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Richard Hakluyt, The Principal Navigations, Voyages, Traffiques, and Discoveries of the English Nation, Letters concerning the voyage of M. John Newbery and M. Ralph Fitch, made by the way of the Levant Sea to Syria , and overland to Balsara, and thence into the East Indies, and beyond, In the yeere 1583. (search)
very earnest inquirie both there and here, for the booke of Cosmographie of Abilfada Ismael, but by no meanes can heare of it. Some say that possibly it may be had in Persia, but notwithstanding I will not faile to make inquirie for it, both in Babylon, and in Balsara, and if I can finde it in any of these places, I wil send it you from thence. The letter which you delivered me for to copy out, that came from M. Thomas Stevens in Goa, as also the note you gave mee of Francis Fernandes the Portugal , I brought thence with me among other writings unawares, the which I have sent you here inclosed. Here is great preparation for the warres in Persia, and from hence is gone the Bassa of a towne called Rahemet, and shortly after goeth the Bassa of Tripolis, and the Bassa of Damasco, but they have not all with them above 6000. men from hence, and they goe to a towne called Asmerome, which is three dayes journey from Trapezunde, where they shal meete with divers captaines and souldiers that
Richard Hakluyt, The Principal Navigations, Voyages, Traffiques, and Discoveries of the English Nation, A letter of M. John Newbery, written from Alepo, to M. Richard Hakluit of Oxford, the 28. of May, Anno 1583. (search)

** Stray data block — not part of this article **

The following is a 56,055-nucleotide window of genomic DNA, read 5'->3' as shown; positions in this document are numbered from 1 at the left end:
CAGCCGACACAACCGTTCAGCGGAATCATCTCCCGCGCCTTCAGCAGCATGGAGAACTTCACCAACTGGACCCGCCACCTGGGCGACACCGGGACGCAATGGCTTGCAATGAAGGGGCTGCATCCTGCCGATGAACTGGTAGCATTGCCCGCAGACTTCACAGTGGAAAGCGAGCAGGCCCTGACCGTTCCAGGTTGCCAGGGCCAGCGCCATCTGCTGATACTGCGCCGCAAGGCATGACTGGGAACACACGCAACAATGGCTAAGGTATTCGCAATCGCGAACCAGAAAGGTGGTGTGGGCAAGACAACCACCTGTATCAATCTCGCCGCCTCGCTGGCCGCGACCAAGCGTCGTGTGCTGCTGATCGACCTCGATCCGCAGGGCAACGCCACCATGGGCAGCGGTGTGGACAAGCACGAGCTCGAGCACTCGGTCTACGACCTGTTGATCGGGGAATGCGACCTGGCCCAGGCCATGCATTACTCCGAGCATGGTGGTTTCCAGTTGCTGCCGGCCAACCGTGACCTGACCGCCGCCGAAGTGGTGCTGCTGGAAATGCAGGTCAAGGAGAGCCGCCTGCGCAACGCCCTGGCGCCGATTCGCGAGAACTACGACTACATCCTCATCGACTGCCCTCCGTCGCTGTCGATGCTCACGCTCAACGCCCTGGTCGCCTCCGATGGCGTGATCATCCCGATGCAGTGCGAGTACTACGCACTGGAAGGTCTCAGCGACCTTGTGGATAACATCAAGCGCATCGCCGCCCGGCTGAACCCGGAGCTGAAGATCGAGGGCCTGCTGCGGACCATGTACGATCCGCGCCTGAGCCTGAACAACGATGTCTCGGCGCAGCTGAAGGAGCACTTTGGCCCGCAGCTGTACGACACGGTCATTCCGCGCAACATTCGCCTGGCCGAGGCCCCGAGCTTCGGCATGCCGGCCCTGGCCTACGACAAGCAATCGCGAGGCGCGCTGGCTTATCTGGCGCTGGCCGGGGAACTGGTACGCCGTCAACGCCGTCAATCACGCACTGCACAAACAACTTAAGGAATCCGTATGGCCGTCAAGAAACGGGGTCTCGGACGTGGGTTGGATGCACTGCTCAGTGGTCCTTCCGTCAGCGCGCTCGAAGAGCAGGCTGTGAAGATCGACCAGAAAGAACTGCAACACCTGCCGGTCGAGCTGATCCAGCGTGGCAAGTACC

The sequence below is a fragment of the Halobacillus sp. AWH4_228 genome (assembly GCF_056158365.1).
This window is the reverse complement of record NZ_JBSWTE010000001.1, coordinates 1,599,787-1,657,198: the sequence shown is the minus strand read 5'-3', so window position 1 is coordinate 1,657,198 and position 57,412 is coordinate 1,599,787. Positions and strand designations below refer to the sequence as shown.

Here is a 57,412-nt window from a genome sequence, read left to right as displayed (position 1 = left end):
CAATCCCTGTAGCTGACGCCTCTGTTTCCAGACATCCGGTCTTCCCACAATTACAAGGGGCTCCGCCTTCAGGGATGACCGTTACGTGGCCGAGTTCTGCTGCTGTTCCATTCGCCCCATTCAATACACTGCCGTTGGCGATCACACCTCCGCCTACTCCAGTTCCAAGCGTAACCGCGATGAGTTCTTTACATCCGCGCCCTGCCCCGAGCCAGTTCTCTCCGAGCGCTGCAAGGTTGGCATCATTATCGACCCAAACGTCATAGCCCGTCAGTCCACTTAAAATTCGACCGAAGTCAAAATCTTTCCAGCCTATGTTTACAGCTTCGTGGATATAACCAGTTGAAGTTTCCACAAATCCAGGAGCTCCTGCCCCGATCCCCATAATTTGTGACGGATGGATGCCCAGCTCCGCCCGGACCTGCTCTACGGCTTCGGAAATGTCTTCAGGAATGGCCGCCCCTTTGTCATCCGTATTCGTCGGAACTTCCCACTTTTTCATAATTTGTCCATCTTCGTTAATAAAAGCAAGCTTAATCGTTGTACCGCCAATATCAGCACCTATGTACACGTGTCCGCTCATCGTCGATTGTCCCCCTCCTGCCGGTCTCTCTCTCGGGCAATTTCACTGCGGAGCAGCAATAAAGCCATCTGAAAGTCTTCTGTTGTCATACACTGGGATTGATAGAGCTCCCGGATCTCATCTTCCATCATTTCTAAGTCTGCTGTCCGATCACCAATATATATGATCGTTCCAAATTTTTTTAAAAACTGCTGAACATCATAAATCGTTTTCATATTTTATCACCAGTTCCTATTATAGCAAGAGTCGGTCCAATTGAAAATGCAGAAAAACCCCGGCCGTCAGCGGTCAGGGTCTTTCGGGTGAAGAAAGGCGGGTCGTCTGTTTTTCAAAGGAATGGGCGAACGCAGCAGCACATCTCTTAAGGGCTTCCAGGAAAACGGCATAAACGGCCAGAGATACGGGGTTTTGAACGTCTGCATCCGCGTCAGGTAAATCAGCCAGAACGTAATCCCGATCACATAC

very earnest inquirie both there and here, for the booke of Cosmographie of Abilfada Ismael, but by no meanes can heare of it. Some say that possibly it may be had in Persia, but notwithstanding I will not faile to make inquirie for it, both in Babylon, and in Balsara, and if I can finde it in any of these places, I wil send it you from thence. The letter which you delivered me for to copy out, that came from M. Thomas Stevens in Goa, as also the note you gave mee of Francis Fernandes the Portugal , I brought thence with me among other writings unawares, the which I have sent you here inclosed. Here is great preparation for the warres in Persia, and from hence is gone the Bassa of a towne called Rahemet, and shortly after goeth the Bassa of Tripolis, and the Bassa of Damasco, but they have not all with them above 6000. men from hence, and they goe to a towne called Asmerome, which is three dayes journey from Trapezunde, where they shal meete with divers captaines and souldiers that